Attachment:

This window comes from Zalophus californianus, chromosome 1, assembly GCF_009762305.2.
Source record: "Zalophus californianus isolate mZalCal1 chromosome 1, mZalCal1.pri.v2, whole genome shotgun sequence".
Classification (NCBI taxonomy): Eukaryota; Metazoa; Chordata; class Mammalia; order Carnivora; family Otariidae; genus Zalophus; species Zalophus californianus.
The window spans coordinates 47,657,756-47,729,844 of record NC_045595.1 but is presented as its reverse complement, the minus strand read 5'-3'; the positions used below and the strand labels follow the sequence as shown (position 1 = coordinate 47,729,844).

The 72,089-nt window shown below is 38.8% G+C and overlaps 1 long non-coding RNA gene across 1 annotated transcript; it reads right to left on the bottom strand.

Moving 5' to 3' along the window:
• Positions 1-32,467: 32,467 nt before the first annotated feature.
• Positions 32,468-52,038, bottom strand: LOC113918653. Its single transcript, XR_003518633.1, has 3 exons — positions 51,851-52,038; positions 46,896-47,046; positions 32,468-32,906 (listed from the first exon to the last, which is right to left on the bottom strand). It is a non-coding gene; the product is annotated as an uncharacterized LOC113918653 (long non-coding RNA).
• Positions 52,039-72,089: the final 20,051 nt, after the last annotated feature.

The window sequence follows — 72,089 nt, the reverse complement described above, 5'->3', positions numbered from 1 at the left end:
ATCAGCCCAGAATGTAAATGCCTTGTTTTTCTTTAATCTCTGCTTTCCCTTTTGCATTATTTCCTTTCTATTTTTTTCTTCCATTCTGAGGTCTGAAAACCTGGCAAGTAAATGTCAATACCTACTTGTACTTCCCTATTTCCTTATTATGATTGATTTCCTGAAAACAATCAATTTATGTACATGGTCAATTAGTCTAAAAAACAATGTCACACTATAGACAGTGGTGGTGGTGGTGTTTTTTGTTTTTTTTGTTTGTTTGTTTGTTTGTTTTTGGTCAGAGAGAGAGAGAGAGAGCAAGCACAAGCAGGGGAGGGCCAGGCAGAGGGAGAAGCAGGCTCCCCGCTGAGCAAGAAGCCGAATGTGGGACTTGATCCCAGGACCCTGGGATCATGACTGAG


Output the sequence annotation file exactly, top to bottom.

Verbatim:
This window comes from Zalophus californianus, chromosome 1, assembly GCF_009762305.2.
Source record: "Zalophus californianus isolate mZalCal1 chromosome 1, mZalCal1.pri.v2, whole genome shotgun sequence".
Classification (NCBI taxonomy): Eukaryota; Metazoa; Chordata; class Mammalia; order Carnivora; family Otariidae; genus Zalophus; species Zalophus californianus.
The window spans coordinates 47,657,756-47,729,844 of record NC_045595.1 but is presented as its reverse complement, the minus strand read 5'-3'; the positions used below and the strand labels follow the sequence as shown (position 1 = coordinate 47,729,844).

The 72,089-nt window shown below is 38.8% G+C and overlaps 1 long non-coding RNA gene across 1 annotated transcript; it reads right to left on the bottom strand.

Moving 5' to 3' along the window:
• Positions 1-32,467: 32,467 nt before the first annotated feature.
• Positions 32,468-52,038, bottom strand: LOC113918653. Its single transcript, XR_003518633.1, has 3 exons — positions 51,851-52,038; positions 46,896-47,046; positions 32,468-32,906 (listed from the first exon to the last, which is right to left on the bottom strand). It is a non-coding gene; the product is annotated as an uncharacterized LOC113918653 (long non-coding RNA).
• Positions 52,039-72,089: the final 20,051 nt, after the last annotated feature.

The window sequence follows — 72,089 nt, the reverse complement described above, 5'->3', positions numbered from 1 at the left end:
ATCAGCCCAGAATGTAAATGCCTTGTTTTTCTTTAATCTCTGCTTTCCCTTTTGCATTATTTCCTTTCTATTTTTTTCTTCCATTCTGAGGTCTGAAAACCTGGCAAGTAAATGTCAATACCTACTTGTACTTCCCTATTTCCTTATTATGATTGATTTCCTGAAAACAATCAATTTATGTACATGGTCAATTAGTCTAAAAAACAATGTCACACTATAGACAGTGGTGGTGGTGGTGTTTTTTGTTTTTTTTGTTTGTTTGTTTGTTTGTTTTTGGTCAGAGAGAGAGAGAGAGAGCAAGCACAAGCAGGGGAGGGCCAGGCAGAGGGAGAAGCAGGCTCCCCGCTGAGCAAGAAGCCGAATGTGGGACTTGATCCCAGGACCCTGGGATCATGACTGAG